The launch of a community petition on Friday, which is aimed at the current provincial approach to taxation on Prince Rupert Port Authority property, has a number of the recently confirmed candidates for Prince Rupert City Council beginning to engage in the discussion.
Their contributions through their various social media pages, answering the call of local populism that has been introduced, spurred on by the call of loyalty to the cause for those seeking elected office that made for the final lines of the introduction to the plan on Friday.
Towards the reception to that initiative, a recent social media message over the weekend from the Mayor observed that the petition quest had gained 200 signatures within twelve hours of its launch on Friday.
A review of the talking points above and the lengthy amount of material provided through the #ScraptheTax website, has squarely put the bullseye both on the current BC NDP government, as well as on some of the large industrial groups, some of them among largest of local employers which are currently operating as part of the PRPA footprint.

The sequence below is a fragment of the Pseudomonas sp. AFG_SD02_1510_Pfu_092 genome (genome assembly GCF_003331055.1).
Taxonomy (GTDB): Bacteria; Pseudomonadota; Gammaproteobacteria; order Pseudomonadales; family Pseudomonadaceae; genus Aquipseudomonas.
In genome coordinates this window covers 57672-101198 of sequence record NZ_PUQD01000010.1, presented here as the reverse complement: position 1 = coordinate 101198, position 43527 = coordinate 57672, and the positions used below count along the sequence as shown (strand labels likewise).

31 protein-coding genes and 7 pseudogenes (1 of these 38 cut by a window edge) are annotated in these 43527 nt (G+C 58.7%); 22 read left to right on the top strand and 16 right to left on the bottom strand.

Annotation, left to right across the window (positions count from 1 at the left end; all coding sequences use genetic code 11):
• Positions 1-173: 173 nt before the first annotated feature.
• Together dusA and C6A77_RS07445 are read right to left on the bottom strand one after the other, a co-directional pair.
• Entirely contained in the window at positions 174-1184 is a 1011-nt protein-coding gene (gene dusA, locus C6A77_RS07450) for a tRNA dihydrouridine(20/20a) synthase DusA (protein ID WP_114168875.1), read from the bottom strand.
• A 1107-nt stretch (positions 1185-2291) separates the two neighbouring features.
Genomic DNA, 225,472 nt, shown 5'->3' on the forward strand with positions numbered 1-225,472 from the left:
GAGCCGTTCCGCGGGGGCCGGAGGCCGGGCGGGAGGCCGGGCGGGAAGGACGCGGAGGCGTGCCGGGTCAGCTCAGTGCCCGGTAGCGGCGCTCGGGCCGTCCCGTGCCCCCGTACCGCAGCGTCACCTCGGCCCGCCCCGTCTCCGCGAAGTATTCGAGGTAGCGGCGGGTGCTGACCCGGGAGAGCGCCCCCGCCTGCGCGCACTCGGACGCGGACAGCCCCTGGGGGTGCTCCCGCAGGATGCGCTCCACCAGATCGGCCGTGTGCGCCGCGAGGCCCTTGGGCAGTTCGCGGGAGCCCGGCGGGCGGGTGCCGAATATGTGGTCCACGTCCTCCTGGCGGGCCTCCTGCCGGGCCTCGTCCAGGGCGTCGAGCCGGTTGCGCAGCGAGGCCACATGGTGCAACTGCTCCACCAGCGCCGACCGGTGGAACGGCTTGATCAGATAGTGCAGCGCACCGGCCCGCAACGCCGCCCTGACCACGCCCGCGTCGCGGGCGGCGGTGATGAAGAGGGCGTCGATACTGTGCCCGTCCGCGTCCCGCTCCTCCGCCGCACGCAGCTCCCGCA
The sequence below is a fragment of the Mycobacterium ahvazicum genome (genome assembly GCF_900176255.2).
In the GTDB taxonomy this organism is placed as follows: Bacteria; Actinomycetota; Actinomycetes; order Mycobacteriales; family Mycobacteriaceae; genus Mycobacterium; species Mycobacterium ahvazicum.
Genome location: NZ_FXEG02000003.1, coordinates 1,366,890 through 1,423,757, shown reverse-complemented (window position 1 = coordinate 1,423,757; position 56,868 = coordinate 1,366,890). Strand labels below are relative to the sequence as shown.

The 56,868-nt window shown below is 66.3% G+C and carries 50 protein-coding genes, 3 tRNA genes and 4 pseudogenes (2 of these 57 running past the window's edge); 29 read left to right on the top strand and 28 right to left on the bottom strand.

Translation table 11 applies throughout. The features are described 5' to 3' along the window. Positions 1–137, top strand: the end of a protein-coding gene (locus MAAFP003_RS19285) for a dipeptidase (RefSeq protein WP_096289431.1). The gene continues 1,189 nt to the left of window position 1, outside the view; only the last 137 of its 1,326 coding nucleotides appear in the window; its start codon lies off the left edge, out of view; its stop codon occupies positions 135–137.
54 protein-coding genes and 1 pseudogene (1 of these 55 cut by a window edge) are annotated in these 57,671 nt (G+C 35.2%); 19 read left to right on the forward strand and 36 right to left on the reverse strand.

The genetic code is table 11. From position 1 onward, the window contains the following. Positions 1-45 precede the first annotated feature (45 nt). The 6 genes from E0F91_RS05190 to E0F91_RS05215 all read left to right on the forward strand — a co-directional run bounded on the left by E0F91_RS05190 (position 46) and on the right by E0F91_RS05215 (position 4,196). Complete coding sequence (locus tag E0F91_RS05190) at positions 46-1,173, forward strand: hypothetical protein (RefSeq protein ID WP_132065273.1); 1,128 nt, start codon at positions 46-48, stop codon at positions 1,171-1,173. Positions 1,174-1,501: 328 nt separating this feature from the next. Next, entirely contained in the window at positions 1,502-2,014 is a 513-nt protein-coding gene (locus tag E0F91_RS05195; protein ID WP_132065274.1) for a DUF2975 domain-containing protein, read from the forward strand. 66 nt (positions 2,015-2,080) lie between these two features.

The petition initiative is a project that clearly has come out of the recent State of the City presentation of outgoing Mayor Lee Brain and the ongoing work to the topic from Council member Blair Mirau who is also departing from civic office.
Their narratives of the last few months making for the focus for the Scrap the Tax planning and petition.
And so to gain some perspective on how the Prince Rupert Port Authority may view the latest salvo in the debate, we contacted the Port to hear their side of the latest community initiative.
In response to our query on the view from the Cow Bay offices of the Port, Katherine Voigt, Manager of Corporate Communications for the PRPA provided comments to the issue that tackled two themes.
The first segment providing some notes on the background to the BC Ports Property Tax and how it fits into the revenue and compensation structure for the Port.
The Prince Rupert Port Authority (PRPA), port tenants and the City of Prince Rupert comply and work within the tax revenue structure and government compensation framework as set out by applicable federal and provincial laws. The BC Ports Property Tax Act is one element of that.